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VLF vs AC HiPot

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  1. davidantkowiak is offline Junior Member Pro Subscriber
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    Vlf

    Quote Originally Posted by ElectricalTestTech View Post
    So as a brief answer, yes, I have used a VLF to hi pot a breaker in a bind. Just like you, it was all I had on site. In my eyes, a VLF was better than just a 5kV megger and DLRO. What I will speak on is "stress"... Think about why we use VLF on cables. We use it because using an AC hi pot at 60Hz is very stressful and damaging to cables (it's more technical than that explanation, but being brief). In my mind, I want to stress this breaker and make sure it won't fail on me when I rack it back into an energized cubicle. I want to stress it to make sure it wont fail when I close it and energize a circuit. That is the way I think of this topic. Its one of those statements that you make, "use the proper tool for the job" kind of deals. Use what's available to you, because something is always better than nothing

    Rc=1/6.28*F*C the only variable in cable reactance is f. The reasoning behind vlf is that the equipment would be less portable at higher frequency due to Rc. When testing a vacuum bottle the bottle would only be exposed to test voltage at .1 hz so you would have to test for a longer period to obtain sustained voltage at time period.

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  3. BrickSalad is offline Junior Member Pro Subscriber
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    Quote Originally Posted by davidantkowiak View Post
    Rc=1/6.28*F*C the only variable in cable reactance is f. The reasoning behind vlf is that the equipment would be less portable at higher frequency due to Rc. When testing a vacuum bottle the bottle would only be exposed to test voltage at .1 hz so you would have to test for a longer period to obtain sustained voltage at time period.
    Like you, I have also heard that the main reason behind VLF over AC hipot is equipment portability. However, it's also true that frequency does effect stress. Specifically, higher frequencies correspond to lower breakdown voltages.

    I'm not sure if this applies to a vacuum bottle though. The reasons I've read for why high voltage causes more stress on insulation is heat and partial discharge, which wouldn't really effect empty space.

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  5. young_dad is offline Junior Member Pro Subscriber
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    "AC Hipot damaging to cables..."

    Quote Originally Posted by ElectricalTestTech View Post
    So as a brief answer, yes, I have used a VLF to hi pot a breaker in a bind. Just like you, it was all I had on site. In my eyes, a VLF was better than just a 5kV megger and DLRO. What I will speak on is "stress"... Think about why we use VLF on cables. We use it because using an AC hi pot at 60Hz is very stressful and damaging to cables (it's more technical than that explanation, but being brief). In my mind, I want to stress this breaker and make sure it won't fail on me when I rack it back into an energized cubicle. I want to stress it to make sure it wont fail when I close it and energize a circuit. That is the way I think of this topic. Its one of those statements that you make, "use the proper tool for the job" kind of deals. Use what's available to you, because something is always better than nothing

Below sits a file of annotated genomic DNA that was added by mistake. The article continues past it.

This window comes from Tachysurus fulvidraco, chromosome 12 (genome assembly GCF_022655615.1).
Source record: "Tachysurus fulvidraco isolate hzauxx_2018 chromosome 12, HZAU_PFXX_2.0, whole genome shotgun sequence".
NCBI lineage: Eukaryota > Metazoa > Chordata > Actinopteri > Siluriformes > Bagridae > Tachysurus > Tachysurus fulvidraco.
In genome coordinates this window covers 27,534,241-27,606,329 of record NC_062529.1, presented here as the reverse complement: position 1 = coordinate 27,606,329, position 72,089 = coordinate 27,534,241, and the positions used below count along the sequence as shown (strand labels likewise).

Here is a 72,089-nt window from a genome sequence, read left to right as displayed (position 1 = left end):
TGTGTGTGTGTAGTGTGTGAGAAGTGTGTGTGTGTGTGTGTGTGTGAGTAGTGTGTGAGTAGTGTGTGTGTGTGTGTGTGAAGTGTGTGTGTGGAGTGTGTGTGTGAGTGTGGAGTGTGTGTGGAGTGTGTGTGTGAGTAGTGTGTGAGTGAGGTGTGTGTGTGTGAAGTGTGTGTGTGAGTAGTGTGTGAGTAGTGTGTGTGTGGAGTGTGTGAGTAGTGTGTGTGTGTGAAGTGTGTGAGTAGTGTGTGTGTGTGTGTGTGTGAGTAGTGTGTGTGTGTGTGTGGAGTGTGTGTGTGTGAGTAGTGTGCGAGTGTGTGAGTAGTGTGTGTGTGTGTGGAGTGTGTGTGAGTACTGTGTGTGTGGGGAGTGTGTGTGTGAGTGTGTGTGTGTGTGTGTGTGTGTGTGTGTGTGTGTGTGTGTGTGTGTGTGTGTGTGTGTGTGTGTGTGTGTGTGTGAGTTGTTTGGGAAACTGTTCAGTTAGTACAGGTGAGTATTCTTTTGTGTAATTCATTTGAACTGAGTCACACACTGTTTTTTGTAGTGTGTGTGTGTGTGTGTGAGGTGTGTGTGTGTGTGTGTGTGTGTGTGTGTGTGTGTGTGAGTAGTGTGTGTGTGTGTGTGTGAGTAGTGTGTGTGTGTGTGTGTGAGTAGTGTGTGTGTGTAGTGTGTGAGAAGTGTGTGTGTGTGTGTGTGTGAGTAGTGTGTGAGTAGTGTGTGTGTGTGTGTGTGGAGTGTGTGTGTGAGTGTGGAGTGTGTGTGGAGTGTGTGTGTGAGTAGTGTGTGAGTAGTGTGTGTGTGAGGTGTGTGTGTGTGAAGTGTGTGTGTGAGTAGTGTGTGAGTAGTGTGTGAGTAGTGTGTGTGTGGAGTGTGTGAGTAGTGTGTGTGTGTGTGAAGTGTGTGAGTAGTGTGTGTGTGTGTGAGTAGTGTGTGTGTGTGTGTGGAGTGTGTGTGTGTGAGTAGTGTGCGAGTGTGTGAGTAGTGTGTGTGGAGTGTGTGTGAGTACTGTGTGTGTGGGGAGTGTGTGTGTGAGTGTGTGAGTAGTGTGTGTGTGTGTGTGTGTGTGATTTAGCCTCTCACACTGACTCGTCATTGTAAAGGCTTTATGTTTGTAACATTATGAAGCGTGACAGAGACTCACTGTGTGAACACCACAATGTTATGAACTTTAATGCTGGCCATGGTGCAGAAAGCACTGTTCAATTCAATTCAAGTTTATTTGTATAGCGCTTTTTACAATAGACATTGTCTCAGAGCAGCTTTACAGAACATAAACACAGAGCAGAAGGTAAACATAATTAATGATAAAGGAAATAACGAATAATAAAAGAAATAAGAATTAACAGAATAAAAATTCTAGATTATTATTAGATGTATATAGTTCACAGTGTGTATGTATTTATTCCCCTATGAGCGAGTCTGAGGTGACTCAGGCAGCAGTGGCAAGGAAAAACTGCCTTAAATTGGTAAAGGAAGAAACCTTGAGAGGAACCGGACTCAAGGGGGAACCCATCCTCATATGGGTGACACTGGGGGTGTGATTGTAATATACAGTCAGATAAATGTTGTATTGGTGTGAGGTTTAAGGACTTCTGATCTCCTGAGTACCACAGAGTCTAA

Just wanted to touch on your reasoning behind not using a power freq test set (AC Hipot) vs using a VLF.

    60Hz will not damage insulation. AC testing is by its nature not destructive to cable insulation. DC testing can reduce cable life of service aged cables by causing/propagating water trees that may not have otherwise been an issue. A 30-60 minute VLF will find damaged insulation and potentially cause a flash over, but generally only in cable that was already defective. Its lifespan is. Ot reduced by the VLF like it is in a DC test.

    However, due to the capacitive reactance of MV cable, 60hz test sets are just not feasible in the field. Increases in frequency. Since the dielectric (insulation) is not fully charged with each cycle, leakage and charging current would be pretty high at 60hz. The power output of a test set that can reach 60kV along with these high levels of current would prohibit field use.

    Since DC will charge and stabilize, current requirements and VA will be lower. Since DC is destructive, we use a VLF which allows us to test very capacitive devices (cable) without needing a trailer sized test set. VLF gives us the best of both worlds.

    In an ideal world we would test cables at power frequency.

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